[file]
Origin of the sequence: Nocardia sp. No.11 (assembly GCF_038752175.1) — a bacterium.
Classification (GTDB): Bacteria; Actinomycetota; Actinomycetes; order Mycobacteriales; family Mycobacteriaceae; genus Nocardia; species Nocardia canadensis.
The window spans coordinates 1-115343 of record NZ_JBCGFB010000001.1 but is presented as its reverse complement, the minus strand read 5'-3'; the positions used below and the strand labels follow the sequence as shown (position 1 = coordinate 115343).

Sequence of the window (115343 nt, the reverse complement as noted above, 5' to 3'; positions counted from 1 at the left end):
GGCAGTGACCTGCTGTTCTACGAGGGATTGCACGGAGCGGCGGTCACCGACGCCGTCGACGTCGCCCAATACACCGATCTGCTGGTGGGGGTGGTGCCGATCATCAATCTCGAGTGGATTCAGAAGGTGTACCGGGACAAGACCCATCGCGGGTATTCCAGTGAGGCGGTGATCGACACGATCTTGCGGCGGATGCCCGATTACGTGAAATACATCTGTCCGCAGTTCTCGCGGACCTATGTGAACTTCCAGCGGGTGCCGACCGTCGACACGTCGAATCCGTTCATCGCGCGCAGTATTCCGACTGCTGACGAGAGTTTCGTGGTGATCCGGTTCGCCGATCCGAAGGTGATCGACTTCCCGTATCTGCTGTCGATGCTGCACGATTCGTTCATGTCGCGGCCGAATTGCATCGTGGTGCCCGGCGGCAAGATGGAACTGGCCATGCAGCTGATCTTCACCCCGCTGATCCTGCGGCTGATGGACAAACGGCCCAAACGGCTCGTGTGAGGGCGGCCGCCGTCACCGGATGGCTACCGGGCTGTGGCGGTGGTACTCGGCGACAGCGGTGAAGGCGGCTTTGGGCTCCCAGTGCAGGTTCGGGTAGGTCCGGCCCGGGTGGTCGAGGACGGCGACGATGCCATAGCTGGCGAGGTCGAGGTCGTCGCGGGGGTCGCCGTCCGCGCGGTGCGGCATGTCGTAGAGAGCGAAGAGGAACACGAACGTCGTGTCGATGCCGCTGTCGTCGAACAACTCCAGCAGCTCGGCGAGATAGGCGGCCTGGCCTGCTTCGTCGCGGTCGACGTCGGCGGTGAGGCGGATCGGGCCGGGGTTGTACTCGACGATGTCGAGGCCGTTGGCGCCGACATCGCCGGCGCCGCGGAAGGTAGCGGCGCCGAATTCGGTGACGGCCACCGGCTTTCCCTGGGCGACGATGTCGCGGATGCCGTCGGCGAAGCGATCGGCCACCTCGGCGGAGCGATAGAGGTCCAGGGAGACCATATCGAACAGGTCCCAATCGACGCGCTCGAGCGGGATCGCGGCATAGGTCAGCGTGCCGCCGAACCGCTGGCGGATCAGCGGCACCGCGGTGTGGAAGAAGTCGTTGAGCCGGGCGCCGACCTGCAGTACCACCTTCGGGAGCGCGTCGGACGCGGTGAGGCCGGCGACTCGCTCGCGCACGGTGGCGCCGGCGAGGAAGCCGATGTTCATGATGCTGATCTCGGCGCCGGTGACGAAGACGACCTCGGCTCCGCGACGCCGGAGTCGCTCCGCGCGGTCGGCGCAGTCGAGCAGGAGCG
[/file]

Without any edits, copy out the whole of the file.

Origin of the sequence: Nocardia sp. No.11 (assembly GCF_038752175.1) — a bacterium.
Classification (GTDB): Bacteria; Actinomycetota; Actinomycetes; order Mycobacteriales; family Mycobacteriaceae; genus Nocardia; species Nocardia canadensis.
The window spans coordinates 1-115343 of record NZ_JBCGFB010000001.1 but is presented as its reverse complement, the minus strand read 5'-3'; the positions used below and the strand labels follow the sequence as shown (position 1 = coordinate 115343).

Sequence of the window (115343 nt, the reverse complement as noted above, 5' to 3'; positions counted from 1 at the left end):
GGCAGTGACCTGCTGTTCTACGAGGGATTGCACGGAGCGGCGGTCACCGACGCCGTCGACGTCGCCCAATACACCGATCTGCTGGTGGGGGTGGTGCCGATCATCAATCTCGAGTGGATTCAGAAGGTGTACCGGGACAAGACCCATCGCGGGTATTCCAGTGAGGCGGTGATCGACACGATCTTGCGGCGGATGCCCGATTACGTGAAATACATCTGTCCGCAGTTCTCGCGGACCTATGTGAACTTCCAGCGGGTGCCGACCGTCGACACGTCGAATCCGTTCATCGCGCGCAGTATTCCGACTGCTGACGAGAGTTTCGTGGTGATCCGGTTCGCCGATCCGAAGGTGATCGACTTCCCGTATCTGCTGTCGATGCTGCACGATTCGTTCATGTCGCGGCCGAATTGCATCGTGGTGCCCGGCGGCAAGATGGAACTGGCCATGCAGCTGATCTTCACCCCGCTGATCCTGCGGCTGATGGACAAACGGCCCAAACGGCTCGTGTGAGGGCGGCCGCCGTCACCGGATGGCTACCGGGCTGTGGCGGTGGTACTCGGCGACAGCGGTGAAGGCGGCTTTGGGCTCCCAGTGCAGGTTCGGGTAGGTCCGGCCCGGGTGGTCGAGGACGGCGACGATGCCATAGCTGGCGAGGTCGAGGTCGTCGCGGGGGTCGCCGTCCGCGCGGTGCGGCATGTCGTAGAGAGCGAAGAGGAACACGAACGTCGTGTCGATGCCGCTGTCGTCGAACAACTCCAGCAGCTCGGCGAGATAGGCGGCCTGGCCTGCTTCGTCGCGGTCGACGTCGGCGGTGAGGCGGATCGGGCCGGGGTTGTACTCGACGATGTCGAGGCCGTTGGCGCCGACATCGCCGGCGCCGCGGAAGGTAGCGGCGCCGAATTCGGTGACGGCCACCGGCTTTCCCTGGGCGACGATGTCGCGGATGCCGTCGGCGAAGCGATCGGCCACCTCGGCGGAGCGATAGAGGTCCAGGGAGACCATATCGAACAGGTCCCAATCGACGCGCTCGAGCGGGATCGCGGCATAGGTCAGCGTGCCGCCGAACCGCTGGCGGATCAGCGGCACCGCGGTGTGGAAGAAGTCGTTGAGCCGGGCGCCGACCTGCAGTACCACCTTCGGGAGCGCGTCGGACGCGGTGAGGCCGGCGACTCGCTCGCGCACGGTGGCGCCGGCGAGGAAGCCGATGTTCATGATGCTGATCTCGGCGCCGGTGACGAAGACGACCTCGGCTCCGCGACGCCGGAGTCGCTCCGCGCGGTCGGCGCAGTCGAGCAGGAGCG